INDIANAPOLIS (ChurchMilitant.com) - The archdiocese of Indianapolis has released a controversial directive that gives its 67 Catholic schools guidance on how to address gender-confused students.
Earlier this month the archdiocese released its "Policy and Norms on Sexual Identity in School Ministry," a new directive that upholds the Church's teaching on sex and the natural law. The document suggests that schools work with so-called transgender, gender non-conforming and non-binary students in order to assist them in understanding and accepting the truth of the human person and of their own sexuality. The document tells educators to "pastorally address their needs in alignment with the Church's teachings."
The document, which mixes compassion and truth, directs the schools to "accompany" students and work with them to "navigate the difficult issues related to sexual identity while obeying God's will for their lives, and living in accordance with Church values."
"We strive to integrate our faith and the teachings of the Catholic Church into all aspects of our school culture and curriculum," the archdiocese said in an independent statement. "Some students who attend the archdiocese's schools question their sexual identity and we recognize that their struggles have a profound effect on their lives."
The document states that parents who enroll their children in a Catholic school must understand, affirm and support the archdiocese's mission and policies. Parents and students that cannot meet these expectations may not be admitted. That mission includes upholding the moral tenets of divine Revelation and the infallible teachings of the Catholic Church. "The truth of human sexuality as 'male' and 'female,'" the document states, "belongs to the very core teaching of Christianity on the human person."
While students who are "experiencing confusion regarding their sexual identity may be admitted," the policy states, "any student whose gender has been legally changed from their biological sex, or who has chemically and/or surgically altered their given biology, may not be eligible for enrollment."
Advocates for so-called LGBTQ youth say the policy could inflict damage on a group of young people that are already at greater risk for suicide, and claim the Church is doubling down on discriminatory practices. Last year the Indy archdiocese was spotlighted for firing several teachers and guidance counselors who publicly manifested their own homosexual lifestyle. It is currently being sued by former employees of two area Catholic high schools.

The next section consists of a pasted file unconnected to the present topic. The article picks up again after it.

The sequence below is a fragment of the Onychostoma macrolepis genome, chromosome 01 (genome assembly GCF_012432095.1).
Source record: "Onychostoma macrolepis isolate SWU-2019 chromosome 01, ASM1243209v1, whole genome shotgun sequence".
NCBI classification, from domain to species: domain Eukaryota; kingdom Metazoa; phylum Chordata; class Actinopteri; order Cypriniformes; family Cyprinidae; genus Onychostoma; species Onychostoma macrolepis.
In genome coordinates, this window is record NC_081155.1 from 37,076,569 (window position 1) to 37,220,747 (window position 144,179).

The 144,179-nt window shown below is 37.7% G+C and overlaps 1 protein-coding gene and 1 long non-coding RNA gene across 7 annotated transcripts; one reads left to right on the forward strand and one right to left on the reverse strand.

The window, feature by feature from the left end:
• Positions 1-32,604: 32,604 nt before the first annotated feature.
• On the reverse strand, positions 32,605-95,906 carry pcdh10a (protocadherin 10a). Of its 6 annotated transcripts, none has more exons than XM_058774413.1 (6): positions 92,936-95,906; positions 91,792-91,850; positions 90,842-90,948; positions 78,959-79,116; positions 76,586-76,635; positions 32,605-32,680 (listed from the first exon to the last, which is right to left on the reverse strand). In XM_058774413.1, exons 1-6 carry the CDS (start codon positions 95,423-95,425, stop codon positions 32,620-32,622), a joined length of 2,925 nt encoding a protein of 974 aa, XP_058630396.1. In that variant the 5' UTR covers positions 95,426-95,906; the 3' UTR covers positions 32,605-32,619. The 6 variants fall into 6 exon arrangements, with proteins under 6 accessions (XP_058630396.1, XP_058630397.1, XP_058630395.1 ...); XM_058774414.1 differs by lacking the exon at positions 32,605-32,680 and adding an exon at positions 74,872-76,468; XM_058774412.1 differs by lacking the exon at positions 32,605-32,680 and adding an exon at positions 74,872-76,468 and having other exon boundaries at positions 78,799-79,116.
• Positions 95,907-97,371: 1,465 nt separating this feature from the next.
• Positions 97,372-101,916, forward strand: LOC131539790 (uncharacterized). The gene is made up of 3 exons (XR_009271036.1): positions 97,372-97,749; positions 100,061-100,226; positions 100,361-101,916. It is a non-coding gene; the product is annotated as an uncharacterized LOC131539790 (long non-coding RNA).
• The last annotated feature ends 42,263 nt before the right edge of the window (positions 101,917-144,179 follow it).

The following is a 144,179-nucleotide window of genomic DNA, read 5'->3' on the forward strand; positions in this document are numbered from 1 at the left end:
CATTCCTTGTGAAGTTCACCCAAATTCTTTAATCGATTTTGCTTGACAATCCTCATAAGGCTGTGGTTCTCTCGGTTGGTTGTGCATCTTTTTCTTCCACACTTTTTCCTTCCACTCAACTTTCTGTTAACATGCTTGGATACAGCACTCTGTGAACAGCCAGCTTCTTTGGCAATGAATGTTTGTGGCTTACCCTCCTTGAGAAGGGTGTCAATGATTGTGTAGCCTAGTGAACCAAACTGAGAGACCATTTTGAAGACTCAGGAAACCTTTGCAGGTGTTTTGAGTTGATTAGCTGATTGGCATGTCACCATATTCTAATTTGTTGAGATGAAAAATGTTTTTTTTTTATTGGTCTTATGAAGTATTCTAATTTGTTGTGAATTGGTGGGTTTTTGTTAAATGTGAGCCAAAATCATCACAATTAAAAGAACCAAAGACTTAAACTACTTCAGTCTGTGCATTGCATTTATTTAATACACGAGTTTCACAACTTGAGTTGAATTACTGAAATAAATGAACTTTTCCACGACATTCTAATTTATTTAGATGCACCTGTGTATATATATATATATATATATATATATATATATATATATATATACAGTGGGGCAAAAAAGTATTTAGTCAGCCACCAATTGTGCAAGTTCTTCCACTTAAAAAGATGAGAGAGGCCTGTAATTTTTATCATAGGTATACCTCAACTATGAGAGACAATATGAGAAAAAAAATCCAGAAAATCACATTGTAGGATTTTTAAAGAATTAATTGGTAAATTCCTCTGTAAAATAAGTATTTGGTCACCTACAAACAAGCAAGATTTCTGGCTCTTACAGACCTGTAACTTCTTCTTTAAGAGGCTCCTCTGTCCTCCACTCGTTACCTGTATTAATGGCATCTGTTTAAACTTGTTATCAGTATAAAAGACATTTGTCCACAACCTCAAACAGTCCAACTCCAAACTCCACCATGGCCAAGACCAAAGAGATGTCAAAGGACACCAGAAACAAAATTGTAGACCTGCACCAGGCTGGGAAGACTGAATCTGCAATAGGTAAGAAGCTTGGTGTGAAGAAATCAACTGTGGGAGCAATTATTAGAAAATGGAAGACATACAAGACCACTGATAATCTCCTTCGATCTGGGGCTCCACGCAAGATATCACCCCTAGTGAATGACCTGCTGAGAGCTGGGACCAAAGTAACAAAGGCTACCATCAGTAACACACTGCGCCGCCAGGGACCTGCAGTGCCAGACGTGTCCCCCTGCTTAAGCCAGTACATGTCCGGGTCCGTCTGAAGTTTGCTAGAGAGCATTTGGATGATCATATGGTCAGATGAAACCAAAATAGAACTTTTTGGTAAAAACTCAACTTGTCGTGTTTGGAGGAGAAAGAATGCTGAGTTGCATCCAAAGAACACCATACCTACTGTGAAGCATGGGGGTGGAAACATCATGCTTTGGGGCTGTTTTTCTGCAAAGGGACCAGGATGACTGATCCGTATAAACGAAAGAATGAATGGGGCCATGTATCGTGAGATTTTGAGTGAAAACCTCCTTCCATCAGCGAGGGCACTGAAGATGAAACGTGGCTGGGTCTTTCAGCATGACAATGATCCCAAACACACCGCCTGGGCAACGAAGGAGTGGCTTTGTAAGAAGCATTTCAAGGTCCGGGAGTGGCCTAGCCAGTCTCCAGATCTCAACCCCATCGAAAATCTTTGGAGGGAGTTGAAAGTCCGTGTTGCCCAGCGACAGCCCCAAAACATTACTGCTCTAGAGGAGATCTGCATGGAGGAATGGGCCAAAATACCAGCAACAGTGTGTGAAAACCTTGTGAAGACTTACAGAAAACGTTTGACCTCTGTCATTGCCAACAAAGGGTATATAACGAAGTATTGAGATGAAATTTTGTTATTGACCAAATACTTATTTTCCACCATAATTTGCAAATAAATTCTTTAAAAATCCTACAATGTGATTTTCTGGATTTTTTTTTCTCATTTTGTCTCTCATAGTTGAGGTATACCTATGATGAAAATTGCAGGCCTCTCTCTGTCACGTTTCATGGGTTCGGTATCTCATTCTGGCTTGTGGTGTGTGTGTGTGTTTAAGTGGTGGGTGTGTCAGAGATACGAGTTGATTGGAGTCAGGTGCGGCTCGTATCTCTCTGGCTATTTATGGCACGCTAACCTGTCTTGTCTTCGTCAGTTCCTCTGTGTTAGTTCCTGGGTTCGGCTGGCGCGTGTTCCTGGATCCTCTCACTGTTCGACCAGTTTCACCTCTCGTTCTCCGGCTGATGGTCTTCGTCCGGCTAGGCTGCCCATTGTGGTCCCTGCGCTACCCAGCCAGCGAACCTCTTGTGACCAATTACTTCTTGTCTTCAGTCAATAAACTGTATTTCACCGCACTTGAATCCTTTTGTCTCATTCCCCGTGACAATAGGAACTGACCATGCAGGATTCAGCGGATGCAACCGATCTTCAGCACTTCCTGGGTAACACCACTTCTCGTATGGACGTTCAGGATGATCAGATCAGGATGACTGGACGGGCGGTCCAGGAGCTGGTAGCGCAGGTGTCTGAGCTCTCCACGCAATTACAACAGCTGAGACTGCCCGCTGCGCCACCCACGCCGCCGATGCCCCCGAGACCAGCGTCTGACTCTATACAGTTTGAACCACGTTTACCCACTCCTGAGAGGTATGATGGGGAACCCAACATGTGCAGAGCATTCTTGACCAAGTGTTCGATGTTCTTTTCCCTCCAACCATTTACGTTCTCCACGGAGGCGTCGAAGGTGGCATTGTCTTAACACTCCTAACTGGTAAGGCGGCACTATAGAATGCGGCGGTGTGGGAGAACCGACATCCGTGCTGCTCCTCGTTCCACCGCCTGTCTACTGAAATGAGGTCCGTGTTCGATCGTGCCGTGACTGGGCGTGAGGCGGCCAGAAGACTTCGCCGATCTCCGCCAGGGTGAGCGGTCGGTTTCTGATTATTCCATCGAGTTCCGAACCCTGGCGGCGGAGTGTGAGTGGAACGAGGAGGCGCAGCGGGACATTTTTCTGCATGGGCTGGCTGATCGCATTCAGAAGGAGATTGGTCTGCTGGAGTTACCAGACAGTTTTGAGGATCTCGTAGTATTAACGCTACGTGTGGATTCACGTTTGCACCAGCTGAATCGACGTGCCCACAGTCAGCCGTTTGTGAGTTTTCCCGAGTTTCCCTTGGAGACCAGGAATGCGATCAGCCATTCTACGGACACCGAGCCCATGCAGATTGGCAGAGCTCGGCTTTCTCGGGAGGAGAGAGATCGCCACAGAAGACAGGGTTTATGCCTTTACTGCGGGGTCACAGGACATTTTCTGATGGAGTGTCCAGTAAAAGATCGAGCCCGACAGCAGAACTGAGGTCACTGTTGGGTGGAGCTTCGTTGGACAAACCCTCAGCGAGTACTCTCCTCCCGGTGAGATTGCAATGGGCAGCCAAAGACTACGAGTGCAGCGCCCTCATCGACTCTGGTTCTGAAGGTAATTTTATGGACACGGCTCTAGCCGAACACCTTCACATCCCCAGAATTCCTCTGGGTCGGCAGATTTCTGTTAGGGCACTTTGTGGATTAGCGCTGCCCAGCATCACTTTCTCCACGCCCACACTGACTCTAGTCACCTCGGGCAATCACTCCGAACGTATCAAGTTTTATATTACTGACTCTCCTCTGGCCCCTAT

"They're talking about a large portion of their students that they are alright with inflicting mental health issues and perhaps suicidal ideation on," said Chris Paulsen, executive director of Indiana Youth Group, which advocates for gender-confused children. "I can't believe any competent education institution is alright with that."
Using a student's sex at birth to determine their pronouns and dress code requirements, only letting them participate on single-gender sports teams, and using facilities like restrooms and locker rooms that match their sex at birth are harmful for non-binary students, Paulsen added.
The national group GLAAD (Gay and Lesbian Alliance Against Defamation), which advocates for sexual deviancy in the public sphere, also condemned the document.
"The Indianapolis archdiocese's attempt to target transgender young people rather than create safe and accepting environments for them is shameful and dangerous," said Sarah Kate Ellis, president and CEO of GLAAD. "Research shows transgender youth face a higher risk of suicide from just this kind of rejection and refusal to see their authentic identity. To codify this rejection further isolates and threatens the very young people in need of love and protection."
Catholic LGBTQ advocacy group DignityUSA, which contradicts the doctrine of its own Church, called the policy "unspeakably cruel."
"It is essentially religious shunning of children experiencing gender dysphoria," said Meli Barber, DignityUSA's vice president and a former director of religious education for the archdiocese of Indianapolis. "I am deeply, deeply embarrassed that my former employer has chosen exclusion over welcome. That is not the Catholic Church I felt called to serve."
The archdiocese of Indianapolis has been one of the most active in the nation for enforcing employment contracts that bar those in so-called same-sex marriages from working within its schools.